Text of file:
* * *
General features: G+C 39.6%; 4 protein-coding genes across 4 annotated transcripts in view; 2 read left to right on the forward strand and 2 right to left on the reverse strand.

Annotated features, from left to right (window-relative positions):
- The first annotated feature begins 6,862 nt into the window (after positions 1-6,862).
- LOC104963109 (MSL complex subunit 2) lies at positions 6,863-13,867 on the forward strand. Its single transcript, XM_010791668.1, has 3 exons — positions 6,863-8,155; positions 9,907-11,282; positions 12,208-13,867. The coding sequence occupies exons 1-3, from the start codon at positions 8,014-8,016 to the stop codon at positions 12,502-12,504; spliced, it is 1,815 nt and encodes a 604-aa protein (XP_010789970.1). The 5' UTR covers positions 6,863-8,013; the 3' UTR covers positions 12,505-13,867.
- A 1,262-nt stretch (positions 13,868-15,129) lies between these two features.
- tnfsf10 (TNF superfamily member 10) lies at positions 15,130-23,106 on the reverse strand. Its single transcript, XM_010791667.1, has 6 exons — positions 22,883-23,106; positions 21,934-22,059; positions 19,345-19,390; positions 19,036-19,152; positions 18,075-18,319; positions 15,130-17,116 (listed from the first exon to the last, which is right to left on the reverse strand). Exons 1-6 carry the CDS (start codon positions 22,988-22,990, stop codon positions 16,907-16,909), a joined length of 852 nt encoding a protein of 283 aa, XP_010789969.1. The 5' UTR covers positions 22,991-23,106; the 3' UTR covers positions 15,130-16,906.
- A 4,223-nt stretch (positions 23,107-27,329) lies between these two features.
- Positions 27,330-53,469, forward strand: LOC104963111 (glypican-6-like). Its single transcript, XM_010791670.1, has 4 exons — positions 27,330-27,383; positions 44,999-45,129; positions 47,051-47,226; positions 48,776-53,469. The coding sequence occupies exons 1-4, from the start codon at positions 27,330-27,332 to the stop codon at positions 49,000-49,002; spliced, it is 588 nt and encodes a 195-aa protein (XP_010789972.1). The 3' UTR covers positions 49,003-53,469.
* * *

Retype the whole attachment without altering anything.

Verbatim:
General features: G+C 39.6%; 4 protein-coding genes across 4 annotated transcripts in view; 2 read left to right on the forward strand and 2 right to left on the reverse strand.

Annotated features, from left to right (window-relative positions):
- The first annotated feature begins 6,862 nt into the window (after positions 1-6,862).
- LOC104963109 (MSL complex subunit 2) lies at positions 6,863-13,867 on the forward strand. Its single transcript, XM_010791668.1, has 3 exons — positions 6,863-8,155; positions 9,907-11,282; positions 12,208-13,867. The coding sequence occupies exons 1-3, from the start codon at positions 8,014-8,016 to the stop codon at positions 12,502-12,504; spliced, it is 1,815 nt and encodes a 604-aa protein (XP_010789970.1). The 5' UTR covers positions 6,863-8,013; the 3' UTR covers positions 12,505-13,867.
- A 1,262-nt stretch (positions 13,868-15,129) lies between these two features.
- tnfsf10 (TNF superfamily member 10) lies at positions 15,130-23,106 on the reverse strand. Its single transcript, XM_010791667.1, has 6 exons — positions 22,883-23,106; positions 21,934-22,059; positions 19,345-19,390; positions 19,036-19,152; positions 18,075-18,319; positions 15,130-17,116 (listed from the first exon to the last, which is right to left on the reverse strand). Exons 1-6 carry the CDS (start codon positions 22,988-22,990, stop codon positions 16,907-16,909), a joined length of 852 nt encoding a protein of 283 aa, XP_010789969.1. The 5' UTR covers positions 22,991-23,106; the 3' UTR covers positions 15,130-16,906.
- A 4,223-nt stretch (positions 23,107-27,329) lies between these two features.
- Positions 27,330-53,469, forward strand: LOC104963111 (glypican-6-like). Its single transcript, XM_010791670.1, has 4 exons — positions 27,330-27,383; positions 44,999-45,129; positions 47,051-47,226; positions 48,776-53,469. The coding sequence occupies exons 1-4, from the start codon at positions 27,330-27,332 to the stop codon at positions 49,000-49,002; spliced, it is 588 nt and encodes a 195-aa protein (XP_010789972.1). The 3' UTR covers positions 49,003-53,469.